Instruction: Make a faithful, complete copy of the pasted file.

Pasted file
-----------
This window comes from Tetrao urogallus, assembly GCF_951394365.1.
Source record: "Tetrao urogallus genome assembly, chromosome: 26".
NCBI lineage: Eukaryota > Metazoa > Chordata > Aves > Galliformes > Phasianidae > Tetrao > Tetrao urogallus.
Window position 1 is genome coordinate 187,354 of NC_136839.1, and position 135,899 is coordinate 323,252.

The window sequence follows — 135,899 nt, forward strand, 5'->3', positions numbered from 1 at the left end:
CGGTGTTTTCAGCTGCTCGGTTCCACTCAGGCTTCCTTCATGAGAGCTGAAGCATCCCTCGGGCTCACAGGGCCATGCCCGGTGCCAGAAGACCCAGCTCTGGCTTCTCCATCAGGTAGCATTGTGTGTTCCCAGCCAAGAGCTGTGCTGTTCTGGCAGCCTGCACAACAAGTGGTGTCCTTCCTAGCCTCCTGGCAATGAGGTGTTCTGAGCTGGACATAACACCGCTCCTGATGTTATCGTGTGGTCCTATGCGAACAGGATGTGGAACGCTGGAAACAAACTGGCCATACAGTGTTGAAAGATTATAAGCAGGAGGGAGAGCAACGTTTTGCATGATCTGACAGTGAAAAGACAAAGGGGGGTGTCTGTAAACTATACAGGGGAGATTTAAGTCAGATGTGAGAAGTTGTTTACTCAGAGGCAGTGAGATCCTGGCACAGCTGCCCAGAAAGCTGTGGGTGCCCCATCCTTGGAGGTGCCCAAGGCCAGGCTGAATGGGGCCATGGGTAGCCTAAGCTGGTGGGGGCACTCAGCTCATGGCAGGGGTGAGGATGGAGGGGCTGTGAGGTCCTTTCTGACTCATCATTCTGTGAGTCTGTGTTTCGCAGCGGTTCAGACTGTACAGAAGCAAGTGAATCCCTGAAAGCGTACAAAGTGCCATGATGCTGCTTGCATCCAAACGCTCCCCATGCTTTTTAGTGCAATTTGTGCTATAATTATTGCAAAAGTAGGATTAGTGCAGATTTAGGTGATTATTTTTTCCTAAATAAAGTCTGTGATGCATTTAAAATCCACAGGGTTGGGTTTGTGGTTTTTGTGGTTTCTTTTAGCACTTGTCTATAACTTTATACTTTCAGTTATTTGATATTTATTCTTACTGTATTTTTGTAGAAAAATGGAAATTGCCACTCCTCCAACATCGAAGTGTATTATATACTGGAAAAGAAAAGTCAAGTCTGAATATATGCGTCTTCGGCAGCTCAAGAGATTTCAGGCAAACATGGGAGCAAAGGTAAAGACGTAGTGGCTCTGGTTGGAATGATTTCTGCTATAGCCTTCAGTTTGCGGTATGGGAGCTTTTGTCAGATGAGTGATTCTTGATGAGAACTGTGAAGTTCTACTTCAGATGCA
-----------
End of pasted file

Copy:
This window comes from Tetrao urogallus, assembly GCF_951394365.1.
Source record: "Tetrao urogallus genome assembly, chromosome: 26".
NCBI lineage: Eukaryota > Metazoa > Chordata > Aves > Galliformes > Phasianidae > Tetrao > Tetrao urogallus.
Window position 1 is genome coordinate 187,354 of NC_136839.1, and position 135,899 is coordinate 323,252.

The window sequence follows — 135,899 nt, forward strand, 5'->3', positions numbered from 1 at the left end:
CGGTGTTTTCAGCTGCTCGGTTCCACTCAGGCTTCCTTCATGAGAGCTGAAGCATCCCTCGGGCTCACAGGGCCATGCCCGGTGCCAGAAGACCCAGCTCTGGCTTCTCCATCAGGTAGCATTGTGTGTTCCCAGCCAAGAGCTGTGCTGTTCTGGCAGCCTGCACAACAAGTGGTGTCCTTCCTAGCCTCCTGGCAATGAGGTGTTCTGAGCTGGACATAACACCGCTCCTGATGTTATCGTGTGGTCCTATGCGAACAGGATGTGGAACGCTGGAAACAAACTGGCCATACAGTGTTGAAAGATTATAAGCAGGAGGGAGAGCAACGTTTTGCATGATCTGACAGTGAAAAGACAAAGGGGGGTGTCTGTAAACTATACAGGGGAGATTTAAGTCAGATGTGAGAAGTTGTTTACTCAGAGGCAGTGAGATCCTGGCACAGCTGCCCAGAAAGCTGTGGGTGCCCCATCCTTGGAGGTGCCCAAGGCCAGGCTGAATGGGGCCATGGGTAGCCTAAGCTGGTGGGGGCACTCAGCTCATGGCAGGGGTGAGGATGGAGGGGCTGTGAGGTCCTTTCTGACTCATCATTCTGTGAGTCTGTGTTTCGCAGCGGTTCAGACTGTACAGAAGCAAGTGAATCCCTGAAAGCGTACAAAGTGCCATGATGCTGCTTGCATCCAAACGCTCCCCATGCTTTTTAGTGCAATTTGTGCTATAATTATTGCAAAAGTAGGATTAGTGCAGATTTAGGTGATTATTTTTTCCTAAATAAAGTCTGTGATGCATTTAAAATCCACAGGGTTGGGTTTGTGGTTTTTGTGGTTTCTTTTAGCACTTGTCTATAACTTTATACTTTCAGTTATTTGATATTTATTCTTACTGTATTTTTGTAGAAAAATGGAAATTGCCACTCCTCCAACATCGAAGTGTATTATATACTGGAAAAGAAAAGTCAAGTCTGAATATATGCGTCTTCGGCAGCTCAAGAGATTTCAGGCAAACATGGGAGCAAAGGTAAAGACGTAGTGGCTCTGGTTGGAATGATTTCTGCTATAGCCTTCAGTTTGCGGTATGGGAGCTTTTGTCAGATGAGTGATTCTTGATGAGAACTGTGAAGTTCTACTTCAGATGCA